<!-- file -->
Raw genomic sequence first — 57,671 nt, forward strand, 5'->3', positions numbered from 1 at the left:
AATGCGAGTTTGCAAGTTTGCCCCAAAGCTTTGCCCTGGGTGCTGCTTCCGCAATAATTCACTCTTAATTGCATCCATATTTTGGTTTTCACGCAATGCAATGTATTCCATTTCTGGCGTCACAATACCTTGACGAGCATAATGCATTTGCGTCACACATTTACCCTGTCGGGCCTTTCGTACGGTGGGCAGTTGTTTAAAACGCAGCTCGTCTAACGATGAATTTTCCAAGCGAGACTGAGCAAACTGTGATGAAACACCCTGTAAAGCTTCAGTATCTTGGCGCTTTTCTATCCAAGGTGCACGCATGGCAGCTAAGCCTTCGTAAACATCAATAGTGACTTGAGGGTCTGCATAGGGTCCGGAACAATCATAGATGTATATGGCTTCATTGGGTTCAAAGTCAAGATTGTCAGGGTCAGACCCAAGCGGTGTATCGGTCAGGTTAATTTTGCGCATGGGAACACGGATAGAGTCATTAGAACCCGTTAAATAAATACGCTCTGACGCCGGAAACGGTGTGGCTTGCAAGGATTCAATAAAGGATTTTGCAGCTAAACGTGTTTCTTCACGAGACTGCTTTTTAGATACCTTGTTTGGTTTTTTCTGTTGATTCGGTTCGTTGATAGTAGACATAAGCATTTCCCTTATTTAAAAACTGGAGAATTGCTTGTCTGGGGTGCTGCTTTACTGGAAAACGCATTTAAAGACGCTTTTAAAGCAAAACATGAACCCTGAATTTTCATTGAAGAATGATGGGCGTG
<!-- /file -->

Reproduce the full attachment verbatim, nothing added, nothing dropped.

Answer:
Raw genomic sequence first — 57,671 nt, forward strand, 5'->3', positions numbered from 1 at the left:
AATGCGAGTTTGCAAGTTTGCCCCAAAGCTTTGCCCTGGGTGCTGCTTCCGCAATAATTCACTCTTAATTGCATCCATATTTTGGTTTTCACGCAATGCAATGTATTCCATTTCTGGCGTCACAATACCTTGACGAGCATAATGCATTTGCGTCACACATTTACCCTGTCGGGCCTTTCGTACGGTGGGCAGTTGTTTAAAACGCAGCTCGTCTAACGATGAATTTTCCAAGCGAGACTGAGCAAACTGTGATGAAACACCCTGTAAAGCTTCAGTATCTTGGCGCTTTTCTATCCAAGGTGCACGCATGGCAGCTAAGCCTTCGTAAACATCAATAGTGACTTGAGGGTCTGCATAGGGTCCGGAACAATCATAGATGTATATGGCTTCATTGGGTTCAAAGTCAAGATTGTCAGGGTCAGACCCAAGCGGTGTATCGGTCAGGTTAATTTTGCGCATGGGAACACGGATAGAGTCATTAGAACCCGTTAAATAAATACGCTCTGACGCCGGAAACGGTGTGGCTTGCAAGGATTCAATAAAGGATTTTGCAGCTAAACGTGTTTCTTCACGAGACTGCTTTTTAGATACCTTGTTTGGTTTTTTCTGTTGATTCGGTTCGTTGATAGTAGACATAAGCATTTCCCTTATTTAAAAACTGGAGAATTGCTTGTCTGGGGTGCTGCTTTACTGGAAAACGCATTTAAAGACGCTTTTAAAGCAAAACATGAACCCTGAATTTTCATTGAAGAATGATGGGCGTG